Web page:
Bees and Wasps
Discovering Frogs in the Preserve
by Jill Feldkamp. Source FCNA News, Volume 2, Number 3, Fall 2003, p. 4.
Frogs, like many other animals, persist in the Campus Natural Areas (CNA), despite the small size of the CNA. Frogs face threats in the CNA at all stages of life: egg, tadpole, and frog. Northern leopard frogs and green frogs are the species most likely to be seen in the CNA. Perhaps there are still some chorus frogs, too, although there is little suitable natural open upland habitat left for them in the CNA because the adjoining land is mowed playing fields and paths.
Identifying Frogs in the Preserve
A slender brown or green frog, the northern leopard frog is 2 to 5 inches long and has large, light-edged dark spots and ridges at the junction of the sides and back. Green frogs, as expected, are green, but may also be bronze or brown. Their bellies are white with some lines or spots, and they have large external eardrums. They won’t grow to more than four inches. Chorus frogs are the tiniest of the three,Northern Leopard Frog being between 3/4 of an inch and 1 1/2 inches long. Their skin is smooth and greenish gray to brown. Dark stripes run through their eyes and along their bodies.
The leopard and green frogs are most often seen along the shorelines where the tall emergent vegetation is interrupted, allowing for their access to the shore. They may also occur within the marsh where open water is present. Chorus frogs are more often heard than seen. These typically call from among the dead cattail stems from last year’s growth in the marsh, rather than along the lake.
It is easiest to detect all of these frogs by learning and listening for the mating calls of the males. The leopard frog makes a low, guttural snore which lasts about 3 seconds. It may be followed by a clucking sound. The call of a green frog sounds like the twang of a loose banjo string. The chorus frog call sounds like a fingernail being run along the teeth of a comb and it lasts 1-2 seconds.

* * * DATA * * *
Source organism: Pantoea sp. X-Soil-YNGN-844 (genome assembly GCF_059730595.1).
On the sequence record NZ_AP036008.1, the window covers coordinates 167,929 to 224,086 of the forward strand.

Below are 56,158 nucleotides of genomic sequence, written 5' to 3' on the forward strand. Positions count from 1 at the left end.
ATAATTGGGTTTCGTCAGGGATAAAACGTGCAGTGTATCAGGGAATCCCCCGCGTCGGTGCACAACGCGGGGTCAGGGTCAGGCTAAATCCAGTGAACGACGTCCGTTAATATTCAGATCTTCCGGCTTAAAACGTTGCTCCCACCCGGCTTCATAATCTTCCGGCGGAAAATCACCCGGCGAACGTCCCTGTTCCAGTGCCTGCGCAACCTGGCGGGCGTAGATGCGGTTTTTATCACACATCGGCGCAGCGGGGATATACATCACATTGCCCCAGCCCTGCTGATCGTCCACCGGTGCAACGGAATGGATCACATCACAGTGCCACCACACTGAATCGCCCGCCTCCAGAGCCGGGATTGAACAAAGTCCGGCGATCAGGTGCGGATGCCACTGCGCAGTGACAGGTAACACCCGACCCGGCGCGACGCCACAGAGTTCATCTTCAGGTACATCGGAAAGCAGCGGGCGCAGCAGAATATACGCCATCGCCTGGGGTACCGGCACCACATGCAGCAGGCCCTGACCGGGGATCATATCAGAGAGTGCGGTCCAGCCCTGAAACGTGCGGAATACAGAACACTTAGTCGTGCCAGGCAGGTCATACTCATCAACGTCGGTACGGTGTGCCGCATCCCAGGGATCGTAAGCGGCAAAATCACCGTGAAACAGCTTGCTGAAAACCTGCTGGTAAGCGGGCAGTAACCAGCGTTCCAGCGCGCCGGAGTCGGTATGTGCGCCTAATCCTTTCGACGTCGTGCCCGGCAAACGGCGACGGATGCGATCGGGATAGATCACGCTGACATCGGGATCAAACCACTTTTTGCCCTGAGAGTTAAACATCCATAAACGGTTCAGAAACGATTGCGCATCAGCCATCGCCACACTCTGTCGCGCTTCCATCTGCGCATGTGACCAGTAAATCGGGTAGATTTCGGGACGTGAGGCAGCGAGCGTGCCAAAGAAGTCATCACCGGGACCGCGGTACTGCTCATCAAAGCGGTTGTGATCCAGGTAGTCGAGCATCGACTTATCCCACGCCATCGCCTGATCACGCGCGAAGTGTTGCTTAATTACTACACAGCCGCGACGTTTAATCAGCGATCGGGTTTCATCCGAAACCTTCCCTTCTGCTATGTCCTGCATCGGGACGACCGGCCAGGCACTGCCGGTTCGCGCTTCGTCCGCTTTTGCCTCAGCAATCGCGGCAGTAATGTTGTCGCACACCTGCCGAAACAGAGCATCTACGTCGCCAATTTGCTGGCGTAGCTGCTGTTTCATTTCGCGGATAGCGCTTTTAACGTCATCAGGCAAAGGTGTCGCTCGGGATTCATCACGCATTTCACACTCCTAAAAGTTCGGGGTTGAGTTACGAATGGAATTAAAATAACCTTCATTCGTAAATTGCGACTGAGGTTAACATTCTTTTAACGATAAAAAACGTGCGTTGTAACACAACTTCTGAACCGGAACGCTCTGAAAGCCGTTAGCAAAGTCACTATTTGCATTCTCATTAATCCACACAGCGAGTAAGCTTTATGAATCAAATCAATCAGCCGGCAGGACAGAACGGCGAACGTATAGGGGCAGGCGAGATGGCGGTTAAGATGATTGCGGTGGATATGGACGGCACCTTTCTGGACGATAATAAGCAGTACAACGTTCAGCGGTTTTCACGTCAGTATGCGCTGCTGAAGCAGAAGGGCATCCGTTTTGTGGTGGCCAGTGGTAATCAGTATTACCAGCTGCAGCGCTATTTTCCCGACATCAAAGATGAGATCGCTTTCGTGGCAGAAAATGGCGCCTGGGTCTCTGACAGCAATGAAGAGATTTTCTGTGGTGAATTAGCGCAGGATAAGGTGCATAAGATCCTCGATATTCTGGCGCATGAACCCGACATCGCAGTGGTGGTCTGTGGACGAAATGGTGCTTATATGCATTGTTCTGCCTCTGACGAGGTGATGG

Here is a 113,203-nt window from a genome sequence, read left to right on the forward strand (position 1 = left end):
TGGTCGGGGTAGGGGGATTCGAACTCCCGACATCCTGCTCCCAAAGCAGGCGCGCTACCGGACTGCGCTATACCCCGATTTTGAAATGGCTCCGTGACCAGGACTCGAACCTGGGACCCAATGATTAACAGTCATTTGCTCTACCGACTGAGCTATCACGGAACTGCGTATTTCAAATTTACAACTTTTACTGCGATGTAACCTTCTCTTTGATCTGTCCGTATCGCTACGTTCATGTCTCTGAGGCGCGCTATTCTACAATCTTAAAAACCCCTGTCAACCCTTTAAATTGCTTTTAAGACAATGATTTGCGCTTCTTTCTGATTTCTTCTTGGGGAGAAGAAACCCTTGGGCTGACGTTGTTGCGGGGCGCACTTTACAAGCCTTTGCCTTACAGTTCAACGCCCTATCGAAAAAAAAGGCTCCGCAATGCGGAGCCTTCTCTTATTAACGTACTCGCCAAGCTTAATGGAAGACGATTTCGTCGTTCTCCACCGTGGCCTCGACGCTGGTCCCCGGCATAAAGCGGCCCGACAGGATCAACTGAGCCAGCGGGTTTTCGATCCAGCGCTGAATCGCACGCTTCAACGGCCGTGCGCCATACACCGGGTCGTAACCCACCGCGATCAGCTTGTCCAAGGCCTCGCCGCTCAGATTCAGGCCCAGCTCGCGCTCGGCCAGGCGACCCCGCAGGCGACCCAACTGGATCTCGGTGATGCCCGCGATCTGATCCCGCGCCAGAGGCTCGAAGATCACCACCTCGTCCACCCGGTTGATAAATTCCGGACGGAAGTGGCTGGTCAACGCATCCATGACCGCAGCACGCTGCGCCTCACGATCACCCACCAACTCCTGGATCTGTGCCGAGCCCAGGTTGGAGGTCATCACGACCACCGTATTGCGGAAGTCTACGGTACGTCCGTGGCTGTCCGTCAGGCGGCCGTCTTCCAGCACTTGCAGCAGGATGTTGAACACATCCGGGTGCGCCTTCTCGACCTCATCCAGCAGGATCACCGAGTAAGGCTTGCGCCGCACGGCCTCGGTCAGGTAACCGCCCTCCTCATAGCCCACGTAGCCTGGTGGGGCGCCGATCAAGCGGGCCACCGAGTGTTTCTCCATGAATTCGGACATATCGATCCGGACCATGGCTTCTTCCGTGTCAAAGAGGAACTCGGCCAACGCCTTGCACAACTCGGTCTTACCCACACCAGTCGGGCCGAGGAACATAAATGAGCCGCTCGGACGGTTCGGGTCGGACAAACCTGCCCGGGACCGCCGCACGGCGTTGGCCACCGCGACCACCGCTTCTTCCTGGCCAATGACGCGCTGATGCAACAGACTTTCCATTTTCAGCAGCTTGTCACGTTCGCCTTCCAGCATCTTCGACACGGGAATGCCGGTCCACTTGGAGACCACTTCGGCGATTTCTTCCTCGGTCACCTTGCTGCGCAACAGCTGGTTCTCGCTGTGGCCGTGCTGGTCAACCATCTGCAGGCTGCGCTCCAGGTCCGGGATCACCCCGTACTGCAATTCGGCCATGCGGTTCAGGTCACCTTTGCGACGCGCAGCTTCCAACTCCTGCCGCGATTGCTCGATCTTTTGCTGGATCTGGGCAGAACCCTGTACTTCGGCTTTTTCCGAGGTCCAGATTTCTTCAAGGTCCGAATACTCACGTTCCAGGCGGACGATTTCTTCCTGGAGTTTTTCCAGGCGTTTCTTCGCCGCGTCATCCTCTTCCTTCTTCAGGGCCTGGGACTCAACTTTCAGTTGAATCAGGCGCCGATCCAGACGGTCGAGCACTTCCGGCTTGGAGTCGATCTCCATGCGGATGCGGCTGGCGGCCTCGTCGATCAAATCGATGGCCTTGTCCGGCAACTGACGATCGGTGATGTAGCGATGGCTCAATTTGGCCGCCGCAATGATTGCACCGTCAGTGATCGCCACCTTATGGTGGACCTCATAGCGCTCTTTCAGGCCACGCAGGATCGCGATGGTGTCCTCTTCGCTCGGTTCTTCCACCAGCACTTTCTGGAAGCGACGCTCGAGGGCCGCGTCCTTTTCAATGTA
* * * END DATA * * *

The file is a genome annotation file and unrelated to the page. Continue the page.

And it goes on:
Factors Affecting Frog Populations
Loss of natural upland habitat is one reason for low abundance or absence of frogs in this area. The 1918 Marsh is still an adequate breeding site, but frogs need both natural upland and wetland habitat to eke out a living. The one exception to this may be the green frog, which is a shoreline-dependent species. The green frog has the best opportunity for survival here because the shorelines are mostly natural in the Campus Natural Areas, and at least adults of this species do not need to venture far from water for their survival. In a truly natural area, juvenile green frogs move to the adjoining prairies or meadows to forage, presumably to avoid competition with adult green frogs. The small amount of suitable upland habitat may limit their numbers.
In addition, frogs are sensitive to drought, especially during the mating season. Our dry spring in 2003 caused concern that frogs in our area would not survive and mate, but the late rains triggered a number of the early breeders to begin chorusing. Females who do not breed reabsorb their eggs. What is not known is how long females hold their eggs before beginning to reabsorb them. If they started to reabsorb their eggs before the rains came, then the males called in vain. The rains may have come early enough to allow some reproduction of the early spring breeders. This situation probably was not as critical for frogs in the CNA as it was in other areas, for there are more permanent water sources here than in many places. Still, dry conditions are detrimental to frogs, and populations may have been lowered due to recent droughts.
In addition to habitat quality and water availability, frogs are also sensitive to water pollution because their eggs and tadpoles develop in shallow water. The CNA has a grant to address water quality issues in this increasingly urban watershed.
Frogs eat insects and in turn are eaten by fish, birds, and mammals at various stages of frog development. When frog numbers are high, herons and egrets are sometimes attracted to the marsh.
Next spring, go out and listen for these hidden songsters.